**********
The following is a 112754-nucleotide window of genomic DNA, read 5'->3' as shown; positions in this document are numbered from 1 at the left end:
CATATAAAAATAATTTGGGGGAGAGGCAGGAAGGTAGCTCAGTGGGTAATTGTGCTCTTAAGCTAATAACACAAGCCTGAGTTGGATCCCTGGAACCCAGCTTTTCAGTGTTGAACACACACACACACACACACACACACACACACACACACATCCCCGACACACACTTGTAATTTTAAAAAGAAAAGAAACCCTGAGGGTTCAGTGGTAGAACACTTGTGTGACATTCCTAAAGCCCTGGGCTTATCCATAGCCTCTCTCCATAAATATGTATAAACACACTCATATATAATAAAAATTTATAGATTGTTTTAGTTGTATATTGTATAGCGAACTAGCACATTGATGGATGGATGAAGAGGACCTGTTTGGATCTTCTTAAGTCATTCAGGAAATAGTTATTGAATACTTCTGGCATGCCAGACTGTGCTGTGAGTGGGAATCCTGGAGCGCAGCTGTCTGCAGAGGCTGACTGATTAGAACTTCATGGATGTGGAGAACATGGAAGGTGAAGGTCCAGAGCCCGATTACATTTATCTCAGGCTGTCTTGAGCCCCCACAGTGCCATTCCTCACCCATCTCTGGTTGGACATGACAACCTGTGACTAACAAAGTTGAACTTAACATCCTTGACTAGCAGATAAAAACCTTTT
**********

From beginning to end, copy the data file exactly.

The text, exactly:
The following is a 112754-nucleotide window of genomic DNA, read 5'->3' as shown; positions in this document are numbered from 1 at the left end:
CATATAAAAATAATTTGGGGGAGAGGCAGGAAGGTAGCTCAGTGGGTAATTGTGCTCTTAAGCTAATAACACAAGCCTGAGTTGGATCCCTGGAACCCAGCTTTTCAGTGTTGAACACACACACACACACACACACACACACACACACACACATCCCCGACACACACTTGTAATTTTAAAAAGAAAAGAAACCCTGAGGGTTCAGTGGTAGAACACTTGTGTGACATTCCTAAAGCCCTGGGCTTATCCATAGCCTCTCTCCATAAATATGTATAAACACACTCATATATAATAAAAATTTATAGATTGTTTTAGTTGTATATTGTATAGCGAACTAGCACATTGATGGATGGATGAAGAGGACCTGTTTGGATCTTCTTAAGTCATTCAGGAAATAGTTATTGAATACTTCTGGCATGCCAGACTGTGCTGTGAGTGGGAATCCTGGAGCGCAGCTGTCTGCAGAGGCTGACTGATTAGAACTTCATGGATGTGGAGAACATGGAAGGTGAAGGTCCAGAGCCCGATTACATTTATCTCAGGCTGTCTTGAGCCCCCACAGTGCCATTCCTCACCCATCTCTGGTTGGACATGACAACCTGTGACTAACAAAGTTGAACTTAACATCCTTGACTAGCAGATAAAAACCTTTT